He is expected to name a new deputy administrator as soon as next week.
Also gone is Donna Duncan, a well-liked 45-year veteran of the agency.
The loss of Lamone, Charlson, and Duncan represents nearly 100 years of collective experience.
Two other employees — the board’s director of project management and procurement and the audit manager within the candidacy and campaign finance division — have also left to take positions in Prince George’s and Howard County governments, respectively.
Additionally, DeMarinis will also have to find someone to take over his old job.
“The million-dollar question is how is he going to find someone to replace himself who will live up to that standard?” said Bevan-Dangel. “You know, it does create a really interesting void.”
DeMarinis said he’s looking for a replacement with “the right temperament for the job.”
In recent months, DeMarinis has successfully sought fines against campaign committees and organizations. One of those, a $48,000 fine, was levied against a sports betting consortium that ran afoul of disclosure laws. It was the largest single fine in state board history.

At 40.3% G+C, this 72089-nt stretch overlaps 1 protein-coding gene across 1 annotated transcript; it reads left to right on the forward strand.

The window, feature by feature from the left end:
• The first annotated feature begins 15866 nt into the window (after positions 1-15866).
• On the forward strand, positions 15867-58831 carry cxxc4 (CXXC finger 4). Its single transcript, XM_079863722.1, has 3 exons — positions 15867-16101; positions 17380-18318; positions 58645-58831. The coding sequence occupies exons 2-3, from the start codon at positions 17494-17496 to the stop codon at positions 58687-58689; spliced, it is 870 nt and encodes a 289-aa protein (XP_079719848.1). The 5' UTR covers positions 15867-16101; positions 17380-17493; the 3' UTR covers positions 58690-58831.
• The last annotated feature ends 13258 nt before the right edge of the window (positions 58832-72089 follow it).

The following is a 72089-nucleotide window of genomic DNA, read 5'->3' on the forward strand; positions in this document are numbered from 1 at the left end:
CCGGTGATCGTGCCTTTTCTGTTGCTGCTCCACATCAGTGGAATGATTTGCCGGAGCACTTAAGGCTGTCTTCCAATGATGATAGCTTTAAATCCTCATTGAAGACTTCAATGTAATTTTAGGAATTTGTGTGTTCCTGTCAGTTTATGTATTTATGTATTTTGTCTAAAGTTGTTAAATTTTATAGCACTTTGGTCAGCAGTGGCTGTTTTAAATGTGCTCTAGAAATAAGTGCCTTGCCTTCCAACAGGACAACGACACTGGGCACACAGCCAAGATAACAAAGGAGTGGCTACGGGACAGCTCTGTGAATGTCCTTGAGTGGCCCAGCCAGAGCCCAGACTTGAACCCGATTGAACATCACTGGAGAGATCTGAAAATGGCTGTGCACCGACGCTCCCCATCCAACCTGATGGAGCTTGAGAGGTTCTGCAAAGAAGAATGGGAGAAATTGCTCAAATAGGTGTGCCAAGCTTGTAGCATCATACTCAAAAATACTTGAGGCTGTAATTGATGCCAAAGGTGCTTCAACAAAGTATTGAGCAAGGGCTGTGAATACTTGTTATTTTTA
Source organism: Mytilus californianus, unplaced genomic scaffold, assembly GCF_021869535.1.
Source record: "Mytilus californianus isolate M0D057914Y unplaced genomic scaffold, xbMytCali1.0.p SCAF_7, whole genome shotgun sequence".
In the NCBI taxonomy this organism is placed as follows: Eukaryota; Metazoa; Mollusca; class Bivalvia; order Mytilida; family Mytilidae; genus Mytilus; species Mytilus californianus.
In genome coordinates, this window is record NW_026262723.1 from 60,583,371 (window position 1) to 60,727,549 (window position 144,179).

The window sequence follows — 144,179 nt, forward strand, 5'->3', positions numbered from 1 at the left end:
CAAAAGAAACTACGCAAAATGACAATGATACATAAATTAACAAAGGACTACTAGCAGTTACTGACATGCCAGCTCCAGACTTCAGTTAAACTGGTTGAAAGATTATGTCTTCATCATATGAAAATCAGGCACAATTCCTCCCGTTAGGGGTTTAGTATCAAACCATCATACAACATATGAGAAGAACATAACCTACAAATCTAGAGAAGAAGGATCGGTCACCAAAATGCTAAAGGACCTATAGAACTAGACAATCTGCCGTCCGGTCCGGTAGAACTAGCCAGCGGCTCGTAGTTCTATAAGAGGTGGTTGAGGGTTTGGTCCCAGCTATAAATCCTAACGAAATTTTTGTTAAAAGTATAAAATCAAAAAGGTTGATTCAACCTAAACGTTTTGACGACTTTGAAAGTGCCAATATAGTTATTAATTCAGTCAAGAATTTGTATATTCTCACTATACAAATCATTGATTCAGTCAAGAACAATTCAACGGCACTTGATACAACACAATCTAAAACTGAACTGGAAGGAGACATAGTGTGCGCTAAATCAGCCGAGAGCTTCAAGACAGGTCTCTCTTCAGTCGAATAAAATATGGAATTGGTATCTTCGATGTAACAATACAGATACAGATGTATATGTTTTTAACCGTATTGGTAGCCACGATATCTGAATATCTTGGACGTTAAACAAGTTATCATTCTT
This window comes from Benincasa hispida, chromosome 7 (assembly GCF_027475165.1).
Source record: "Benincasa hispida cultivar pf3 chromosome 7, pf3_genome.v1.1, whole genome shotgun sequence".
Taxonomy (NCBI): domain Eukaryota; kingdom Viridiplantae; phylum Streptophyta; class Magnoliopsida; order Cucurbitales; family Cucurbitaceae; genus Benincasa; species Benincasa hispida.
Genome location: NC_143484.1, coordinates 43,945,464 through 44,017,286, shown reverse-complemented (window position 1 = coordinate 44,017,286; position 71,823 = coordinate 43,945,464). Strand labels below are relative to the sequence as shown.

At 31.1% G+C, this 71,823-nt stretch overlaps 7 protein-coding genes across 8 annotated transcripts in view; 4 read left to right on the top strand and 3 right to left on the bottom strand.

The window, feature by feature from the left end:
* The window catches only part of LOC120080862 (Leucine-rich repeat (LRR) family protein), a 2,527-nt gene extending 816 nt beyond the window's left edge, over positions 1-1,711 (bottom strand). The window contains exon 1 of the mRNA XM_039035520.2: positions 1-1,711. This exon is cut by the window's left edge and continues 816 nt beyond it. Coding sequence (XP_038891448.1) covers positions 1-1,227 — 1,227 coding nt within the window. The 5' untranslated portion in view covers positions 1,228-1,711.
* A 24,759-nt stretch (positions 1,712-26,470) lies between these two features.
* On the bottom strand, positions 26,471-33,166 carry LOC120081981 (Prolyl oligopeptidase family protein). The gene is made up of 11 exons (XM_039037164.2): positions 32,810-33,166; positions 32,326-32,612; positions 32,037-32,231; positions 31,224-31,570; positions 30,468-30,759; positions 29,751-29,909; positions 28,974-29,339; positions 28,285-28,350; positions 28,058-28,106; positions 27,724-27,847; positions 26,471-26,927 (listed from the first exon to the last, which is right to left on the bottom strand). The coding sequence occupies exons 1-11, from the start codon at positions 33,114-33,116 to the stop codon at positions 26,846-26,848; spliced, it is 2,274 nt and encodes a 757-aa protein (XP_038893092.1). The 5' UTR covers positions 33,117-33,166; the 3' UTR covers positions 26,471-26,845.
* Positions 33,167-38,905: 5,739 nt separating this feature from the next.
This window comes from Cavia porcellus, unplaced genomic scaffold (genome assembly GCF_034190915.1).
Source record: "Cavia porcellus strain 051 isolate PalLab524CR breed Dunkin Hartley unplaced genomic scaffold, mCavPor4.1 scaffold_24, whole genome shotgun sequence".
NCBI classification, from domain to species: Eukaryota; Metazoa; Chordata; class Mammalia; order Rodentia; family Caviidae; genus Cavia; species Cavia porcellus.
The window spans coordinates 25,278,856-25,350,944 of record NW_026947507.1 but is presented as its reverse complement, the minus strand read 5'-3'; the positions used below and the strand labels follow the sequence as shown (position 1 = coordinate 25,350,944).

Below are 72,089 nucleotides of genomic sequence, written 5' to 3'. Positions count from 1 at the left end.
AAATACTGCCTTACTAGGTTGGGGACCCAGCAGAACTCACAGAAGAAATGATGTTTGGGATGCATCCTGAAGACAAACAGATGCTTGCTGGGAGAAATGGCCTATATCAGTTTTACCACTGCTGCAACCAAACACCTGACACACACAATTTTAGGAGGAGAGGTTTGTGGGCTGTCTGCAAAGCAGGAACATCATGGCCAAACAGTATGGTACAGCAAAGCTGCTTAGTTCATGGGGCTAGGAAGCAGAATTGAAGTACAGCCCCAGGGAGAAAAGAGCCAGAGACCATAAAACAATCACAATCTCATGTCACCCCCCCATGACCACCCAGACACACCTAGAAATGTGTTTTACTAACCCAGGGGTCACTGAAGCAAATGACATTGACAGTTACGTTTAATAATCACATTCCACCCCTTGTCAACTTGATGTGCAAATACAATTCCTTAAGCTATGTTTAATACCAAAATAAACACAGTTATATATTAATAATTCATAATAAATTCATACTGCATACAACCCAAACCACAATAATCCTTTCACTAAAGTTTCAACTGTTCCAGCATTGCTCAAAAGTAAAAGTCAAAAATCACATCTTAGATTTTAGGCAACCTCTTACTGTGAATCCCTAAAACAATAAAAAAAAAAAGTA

DeMarinis said he would prefer to seek compliance without having to resort to fines.
While he searches for his own replacement, DeMarinis said it is possible he will also continue to do his old job.
And as proud as DeMarinis is of laws that passed in 2013 and 2018, the incoming administrator notes that they were in response to big events.
DeMarinis said the agency will have to learn to better anticipate trends and problems.
“There’s going to be some changes,” he said. “I’m a different person. We also have different issues that are facing us than in the past. You have to adapt with the times. I want to be more proactive and look at and see how things are going to affect elections.”